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What Drives Media Bias? New Evidence From Recent Newspaper Closures

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  • Cagdas Agirdas

Abstract

With the advent of the Internet, many U.S. metropolitan areas have seen newspaper closures due to declining revenues. This provides the researcher with an opportunity to analyze the microeconomic sources of media bias. This article uses a large panel dataset of newspaper archives for 99 newspapers over 240 months (1990-2009). The author found that, after controlling for the unemployment rate, the change in unemployment rate, and the political preferences of surrounding metropolitan area, conservative newspapers report 17.4% more unemployment news when the President is a Democrat rather than a Republican, before the closure of a rival newspaper in the same media market. This effect is 12.8% for liberal newspapers. After the closure, these numbers are 3.5% and 1.1%, respectively. This moderation of media bias after closure of a rival newspaper is robust to the inclusion of newspaper size, newspaper fixed-effects or metropolitan area fixed-effects as controls. The author also found that newspapers in smaller metropolitan areas have a larger moderation in their bias. Findings provide support for theories in which media bias is demand-driven, as surviving newspapers aim to increase their sales by gaining the former readers of a closed newspaper in the same media market.

Suggested Citation

  • Cagdas Agirdas, 2015. "What Drives Media Bias? New Evidence From Recent Newspaper Closures," Journal of Media Economics, Taylor & Francis Journals, vol. 28(3), pages 123-141, September.
  • Handle: RePEc:taf:jmedec:v:28:y:2015:i:3:p:123-141
    DOI: 10.1080/08997764.2015.1063499
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    References listed on IDEAS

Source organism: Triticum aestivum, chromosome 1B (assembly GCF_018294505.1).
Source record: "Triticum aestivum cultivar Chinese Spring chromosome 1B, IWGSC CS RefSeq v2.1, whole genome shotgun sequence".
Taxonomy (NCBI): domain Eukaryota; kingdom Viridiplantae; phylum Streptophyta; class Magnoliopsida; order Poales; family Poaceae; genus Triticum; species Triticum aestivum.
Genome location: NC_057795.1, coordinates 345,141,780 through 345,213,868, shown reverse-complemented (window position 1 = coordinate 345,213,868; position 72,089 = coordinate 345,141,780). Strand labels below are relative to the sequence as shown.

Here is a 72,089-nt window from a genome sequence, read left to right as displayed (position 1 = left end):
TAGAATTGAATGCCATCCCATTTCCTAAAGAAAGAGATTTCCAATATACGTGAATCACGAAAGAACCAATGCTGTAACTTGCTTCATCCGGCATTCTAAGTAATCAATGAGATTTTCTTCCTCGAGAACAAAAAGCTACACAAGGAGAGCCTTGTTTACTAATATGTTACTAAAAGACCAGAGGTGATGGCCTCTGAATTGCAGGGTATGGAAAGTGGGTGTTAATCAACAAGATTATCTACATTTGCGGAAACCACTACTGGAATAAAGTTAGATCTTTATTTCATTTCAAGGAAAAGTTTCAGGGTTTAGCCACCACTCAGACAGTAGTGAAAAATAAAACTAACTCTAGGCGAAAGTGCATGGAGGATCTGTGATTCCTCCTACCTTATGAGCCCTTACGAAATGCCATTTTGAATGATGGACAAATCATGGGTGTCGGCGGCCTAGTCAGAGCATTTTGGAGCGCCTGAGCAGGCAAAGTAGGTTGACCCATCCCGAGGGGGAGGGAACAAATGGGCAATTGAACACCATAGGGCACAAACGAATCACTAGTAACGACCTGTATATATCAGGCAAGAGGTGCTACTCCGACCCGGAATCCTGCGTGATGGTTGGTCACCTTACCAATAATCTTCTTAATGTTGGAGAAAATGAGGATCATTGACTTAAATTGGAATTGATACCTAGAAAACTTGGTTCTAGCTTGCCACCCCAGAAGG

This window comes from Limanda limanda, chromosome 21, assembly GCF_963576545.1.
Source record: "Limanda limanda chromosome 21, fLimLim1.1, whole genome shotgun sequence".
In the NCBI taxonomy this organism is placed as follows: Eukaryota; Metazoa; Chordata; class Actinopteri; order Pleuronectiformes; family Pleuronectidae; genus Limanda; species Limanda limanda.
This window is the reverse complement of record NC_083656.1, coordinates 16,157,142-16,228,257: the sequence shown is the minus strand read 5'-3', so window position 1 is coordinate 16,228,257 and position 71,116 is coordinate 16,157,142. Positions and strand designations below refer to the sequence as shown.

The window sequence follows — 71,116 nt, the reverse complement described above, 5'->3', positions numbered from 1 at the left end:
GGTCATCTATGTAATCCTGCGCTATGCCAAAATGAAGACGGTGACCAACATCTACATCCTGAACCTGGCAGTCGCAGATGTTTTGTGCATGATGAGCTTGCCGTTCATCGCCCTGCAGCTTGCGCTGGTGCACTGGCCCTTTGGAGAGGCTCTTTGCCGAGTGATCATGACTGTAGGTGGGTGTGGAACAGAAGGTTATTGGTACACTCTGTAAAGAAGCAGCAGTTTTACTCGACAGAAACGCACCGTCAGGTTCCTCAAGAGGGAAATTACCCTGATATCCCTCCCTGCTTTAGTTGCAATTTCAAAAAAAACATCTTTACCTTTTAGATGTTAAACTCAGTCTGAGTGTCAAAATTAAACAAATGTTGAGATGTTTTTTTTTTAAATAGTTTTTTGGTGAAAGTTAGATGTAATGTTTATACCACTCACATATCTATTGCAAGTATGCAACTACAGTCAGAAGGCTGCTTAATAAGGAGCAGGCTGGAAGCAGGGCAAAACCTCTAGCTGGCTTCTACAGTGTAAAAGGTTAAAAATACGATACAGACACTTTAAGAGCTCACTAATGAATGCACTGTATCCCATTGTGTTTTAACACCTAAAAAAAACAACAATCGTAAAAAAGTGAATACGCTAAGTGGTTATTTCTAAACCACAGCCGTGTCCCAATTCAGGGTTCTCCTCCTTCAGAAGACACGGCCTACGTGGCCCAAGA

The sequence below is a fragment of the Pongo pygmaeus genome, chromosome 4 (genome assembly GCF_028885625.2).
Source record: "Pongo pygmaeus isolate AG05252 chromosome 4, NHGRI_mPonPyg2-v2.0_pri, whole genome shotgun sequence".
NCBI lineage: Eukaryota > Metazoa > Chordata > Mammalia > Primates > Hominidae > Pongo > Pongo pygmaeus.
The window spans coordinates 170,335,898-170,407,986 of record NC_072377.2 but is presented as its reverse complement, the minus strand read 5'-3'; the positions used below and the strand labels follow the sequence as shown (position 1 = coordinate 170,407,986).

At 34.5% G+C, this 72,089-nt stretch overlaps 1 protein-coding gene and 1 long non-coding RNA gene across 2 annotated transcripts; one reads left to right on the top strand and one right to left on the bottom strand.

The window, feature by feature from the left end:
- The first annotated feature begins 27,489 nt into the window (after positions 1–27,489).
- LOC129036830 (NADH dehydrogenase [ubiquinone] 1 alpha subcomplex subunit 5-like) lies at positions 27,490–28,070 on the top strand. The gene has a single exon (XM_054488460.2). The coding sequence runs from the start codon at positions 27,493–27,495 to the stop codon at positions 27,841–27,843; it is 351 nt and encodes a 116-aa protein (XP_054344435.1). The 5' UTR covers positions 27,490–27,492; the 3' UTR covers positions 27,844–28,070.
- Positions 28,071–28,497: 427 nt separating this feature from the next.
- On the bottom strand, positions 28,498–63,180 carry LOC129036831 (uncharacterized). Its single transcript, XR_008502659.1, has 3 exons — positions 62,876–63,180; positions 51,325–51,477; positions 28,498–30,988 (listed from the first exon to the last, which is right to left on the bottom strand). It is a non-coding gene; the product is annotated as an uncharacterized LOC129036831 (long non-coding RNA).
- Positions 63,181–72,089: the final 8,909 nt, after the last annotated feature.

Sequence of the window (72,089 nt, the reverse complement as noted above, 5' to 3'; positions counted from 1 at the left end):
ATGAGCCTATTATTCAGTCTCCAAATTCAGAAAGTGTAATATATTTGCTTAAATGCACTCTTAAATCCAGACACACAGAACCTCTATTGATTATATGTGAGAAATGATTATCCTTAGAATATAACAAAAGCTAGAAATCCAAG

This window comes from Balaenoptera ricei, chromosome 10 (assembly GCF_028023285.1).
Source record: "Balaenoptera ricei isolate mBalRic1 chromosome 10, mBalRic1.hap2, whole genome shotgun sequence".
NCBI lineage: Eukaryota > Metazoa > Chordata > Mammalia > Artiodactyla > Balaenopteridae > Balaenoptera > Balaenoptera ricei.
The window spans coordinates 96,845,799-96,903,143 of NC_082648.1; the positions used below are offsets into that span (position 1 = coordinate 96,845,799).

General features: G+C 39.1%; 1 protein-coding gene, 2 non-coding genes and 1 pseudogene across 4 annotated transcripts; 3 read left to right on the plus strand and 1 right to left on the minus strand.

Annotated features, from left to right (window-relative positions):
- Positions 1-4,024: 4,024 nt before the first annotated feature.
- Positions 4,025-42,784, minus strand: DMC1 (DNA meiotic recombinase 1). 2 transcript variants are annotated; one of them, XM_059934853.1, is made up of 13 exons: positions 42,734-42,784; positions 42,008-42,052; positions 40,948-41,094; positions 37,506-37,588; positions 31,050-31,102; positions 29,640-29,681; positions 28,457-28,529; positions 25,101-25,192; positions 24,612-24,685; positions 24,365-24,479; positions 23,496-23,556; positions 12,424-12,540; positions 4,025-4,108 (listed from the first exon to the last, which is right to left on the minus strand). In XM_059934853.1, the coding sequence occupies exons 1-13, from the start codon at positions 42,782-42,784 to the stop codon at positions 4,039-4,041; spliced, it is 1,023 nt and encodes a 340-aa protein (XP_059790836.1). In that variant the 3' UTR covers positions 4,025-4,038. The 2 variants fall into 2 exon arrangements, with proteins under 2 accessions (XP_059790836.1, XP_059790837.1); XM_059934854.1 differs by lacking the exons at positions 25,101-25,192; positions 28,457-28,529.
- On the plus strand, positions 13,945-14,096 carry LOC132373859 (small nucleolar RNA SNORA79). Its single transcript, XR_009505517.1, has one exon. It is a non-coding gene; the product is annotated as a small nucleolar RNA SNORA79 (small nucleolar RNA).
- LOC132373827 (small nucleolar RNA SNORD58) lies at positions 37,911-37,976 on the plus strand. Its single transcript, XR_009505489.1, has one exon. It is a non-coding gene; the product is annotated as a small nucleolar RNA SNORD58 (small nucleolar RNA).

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    1. Matthew Gentzkow & Jesse M. Shapiro & Michael Sinkinson, 2011. "The Effect of Newspaper Entry and Exit on Electoral Politics," American Economic Review, American Economic Association, vol. 101(7), pages 2980-3018, December.
    2. Larcinese, Valentino & Puglisi, Riccardo & Snyder Jr., James M., 2011. "Partisan bias in economic news: Evidence on the agenda-setting behavior of U.S. newspapers," Journal of Public Economics, Elsevier, vol. 95(9-10), pages 1178-1189, October.
    3. Bernhardt, Dan & Krasa, Stefan & Polborn, Mattias, 2008. "Political polarization and the electoral effects of media bias," Journal of Public Economics, Elsevier, vol. 92(5-6), pages 1092-1104, June.
    4. Sam Schulhofer-Wohl & Miguel Garrido, 2013. "Do Newspapers Matter? Short-Run and Long-Run Evidence From the Closure of The Cincinnati Post," Journal of Media Economics, Taylor & Francis Journals, vol. 26(2), pages 60-81, June.
    5. Matthew Gentzkow & Jesse M. Shapiro, 2006. "Media Bias and Reputation," Journal of Political Economy, University of Chicago Press, vol. 114(2), pages 280-316, April.
    6. Chun-Fang Chiang & Brian Knight, 2011. "Media Bias and Influence: Evidence from Newspaper Endorsements," Review of Economic Studies, Oxford University Press, vol. 78(3), pages 795-820.
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